Radley Balko, who is probably aware I want to nationalize his brilliance, strikes a chord that, to me, sounds flat. I might be taking something he said and running with the wrong definition, so allow me to simply make this an example:
Well, not to mince words, but they were fighting for freedom, just their own freedom to subordinate women and propagate the Jihadi-based guide to personal success. And there was a perfectly good reason to calling them freedom fighters. On the "Spectrum of Grey" Tyranny-meter, the Soviets were jet black with expansionist impulses and nuclear weapons. The mujaheddin were thorns in their side, and helping in a greater cause of freedom.
Anyway, I'm weary of this strawman argument. Those of us who dig on foreign adventurism, or perhaps think that sabre-rattling is useful, don't see the world in black and white anymore than critics polarize the world according to those who see shades of gray and those who see black and white. The use of black and white rhetoric is not simply a consequence of stupidity, simple-mindedness, or mere partisanship. It is no more detrimental to the intellect of the electorate than is a libertarian suggesting that more government is bad. Everything a politician or ideologue says is, in some way, propaganda, something intended not only to convey a political message to the people, but to convince them of it. That McCain engages in this sort of thing is not morally hazardous, but actually necessary. It's in his job description, right behind "Get Really Mad At Coworkers."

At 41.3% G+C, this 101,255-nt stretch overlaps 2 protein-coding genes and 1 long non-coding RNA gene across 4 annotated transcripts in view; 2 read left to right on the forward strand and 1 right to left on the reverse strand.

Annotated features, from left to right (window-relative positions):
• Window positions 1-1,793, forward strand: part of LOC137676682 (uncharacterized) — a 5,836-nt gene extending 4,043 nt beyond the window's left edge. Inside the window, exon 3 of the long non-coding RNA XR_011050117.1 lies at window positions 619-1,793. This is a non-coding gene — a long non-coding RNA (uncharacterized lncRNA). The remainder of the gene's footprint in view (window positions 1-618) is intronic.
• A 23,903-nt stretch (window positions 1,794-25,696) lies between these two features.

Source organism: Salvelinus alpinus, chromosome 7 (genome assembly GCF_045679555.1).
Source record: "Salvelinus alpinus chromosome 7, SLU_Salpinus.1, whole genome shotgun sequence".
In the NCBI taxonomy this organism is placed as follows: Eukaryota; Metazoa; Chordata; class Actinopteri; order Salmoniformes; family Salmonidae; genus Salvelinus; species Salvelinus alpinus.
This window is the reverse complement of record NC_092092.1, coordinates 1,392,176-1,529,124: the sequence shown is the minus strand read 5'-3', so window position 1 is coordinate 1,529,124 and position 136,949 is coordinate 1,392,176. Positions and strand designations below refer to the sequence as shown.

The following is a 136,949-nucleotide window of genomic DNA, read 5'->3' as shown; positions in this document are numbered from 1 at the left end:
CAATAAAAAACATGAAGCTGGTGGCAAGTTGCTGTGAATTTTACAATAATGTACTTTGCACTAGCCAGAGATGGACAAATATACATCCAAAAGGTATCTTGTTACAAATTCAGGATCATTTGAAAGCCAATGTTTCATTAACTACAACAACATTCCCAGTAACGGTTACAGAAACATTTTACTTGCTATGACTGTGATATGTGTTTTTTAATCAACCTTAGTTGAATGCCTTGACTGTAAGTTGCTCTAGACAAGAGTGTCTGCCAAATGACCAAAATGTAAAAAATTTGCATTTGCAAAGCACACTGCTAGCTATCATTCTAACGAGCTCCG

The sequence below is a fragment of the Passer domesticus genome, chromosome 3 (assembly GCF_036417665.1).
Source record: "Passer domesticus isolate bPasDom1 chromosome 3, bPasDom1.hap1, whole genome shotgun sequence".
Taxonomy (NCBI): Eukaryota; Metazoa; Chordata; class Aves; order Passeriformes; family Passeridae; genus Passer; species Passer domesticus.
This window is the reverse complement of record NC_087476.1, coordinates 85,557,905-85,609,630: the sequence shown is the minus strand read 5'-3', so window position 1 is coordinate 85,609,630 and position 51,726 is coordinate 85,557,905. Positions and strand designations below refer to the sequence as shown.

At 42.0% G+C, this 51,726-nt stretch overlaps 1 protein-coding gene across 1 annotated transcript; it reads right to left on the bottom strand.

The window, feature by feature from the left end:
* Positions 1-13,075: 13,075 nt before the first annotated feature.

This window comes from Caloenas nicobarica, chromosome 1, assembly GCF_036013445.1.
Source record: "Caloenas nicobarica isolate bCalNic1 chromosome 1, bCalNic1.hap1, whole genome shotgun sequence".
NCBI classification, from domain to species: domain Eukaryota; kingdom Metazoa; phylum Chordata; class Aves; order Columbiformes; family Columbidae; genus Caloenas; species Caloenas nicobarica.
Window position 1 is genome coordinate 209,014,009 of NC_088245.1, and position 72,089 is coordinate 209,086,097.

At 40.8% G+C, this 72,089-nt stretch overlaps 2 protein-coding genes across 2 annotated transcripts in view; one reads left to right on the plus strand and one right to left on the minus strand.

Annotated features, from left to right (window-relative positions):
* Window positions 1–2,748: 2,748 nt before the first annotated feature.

Doing so does not ignore the perils of foreign conflict. Any person with a lick of education knows that other countries are pretty complex, just like ours is. I'd wager it's tough to be on the Senate Committee on Foreign Relations and not have a better idea of that than your average joe. Reagan's language wasn't a mere sideshow, but an instrument he used to strengthen his hand at the negotiating table.
Whatmore, the U.S. meddling in foreign conflicts, particularly Afghanistan, has generally been a force of good in the world. Obviously, restraint is tantamount to that good. So we ask for land to bury our dead and move on. Should we have taken action against Russia when they invaded Georgia? No. But the history of U.S.-Russian diplomacy teaches us that Russia is perfectly comfortable with testing our limits to see what they can get away with, especially during an election season. Language (and the might to back it up) is the most important tool for confronting it.
I'm just saying: Sometimes, threatening to make the rubble bounce prevents you from having to.
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